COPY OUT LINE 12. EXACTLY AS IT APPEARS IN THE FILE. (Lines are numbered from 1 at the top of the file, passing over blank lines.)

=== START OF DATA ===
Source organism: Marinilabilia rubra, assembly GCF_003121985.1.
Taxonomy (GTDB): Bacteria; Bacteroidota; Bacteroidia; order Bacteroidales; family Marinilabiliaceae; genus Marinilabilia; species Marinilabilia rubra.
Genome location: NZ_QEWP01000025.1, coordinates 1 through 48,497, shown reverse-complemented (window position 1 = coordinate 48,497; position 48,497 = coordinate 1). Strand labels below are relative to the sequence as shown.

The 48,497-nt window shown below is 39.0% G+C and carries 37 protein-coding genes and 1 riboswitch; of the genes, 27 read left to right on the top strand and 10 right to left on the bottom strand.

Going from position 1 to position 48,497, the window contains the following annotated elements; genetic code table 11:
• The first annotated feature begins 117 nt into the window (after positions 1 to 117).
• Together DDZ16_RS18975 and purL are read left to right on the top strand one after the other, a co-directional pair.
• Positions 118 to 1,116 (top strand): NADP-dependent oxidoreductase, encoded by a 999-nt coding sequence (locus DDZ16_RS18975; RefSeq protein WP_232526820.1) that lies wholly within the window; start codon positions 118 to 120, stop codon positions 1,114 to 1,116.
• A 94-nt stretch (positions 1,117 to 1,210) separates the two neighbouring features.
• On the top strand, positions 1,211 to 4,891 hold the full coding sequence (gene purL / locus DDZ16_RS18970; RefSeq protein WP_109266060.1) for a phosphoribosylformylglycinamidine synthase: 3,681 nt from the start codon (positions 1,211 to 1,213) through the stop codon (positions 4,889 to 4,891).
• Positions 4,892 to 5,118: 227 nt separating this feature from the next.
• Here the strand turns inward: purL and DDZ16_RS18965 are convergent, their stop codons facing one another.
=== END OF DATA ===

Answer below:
• Here the strand turns inward: purL and DDZ16_RS18965 are convergent, their stop codons facing one another.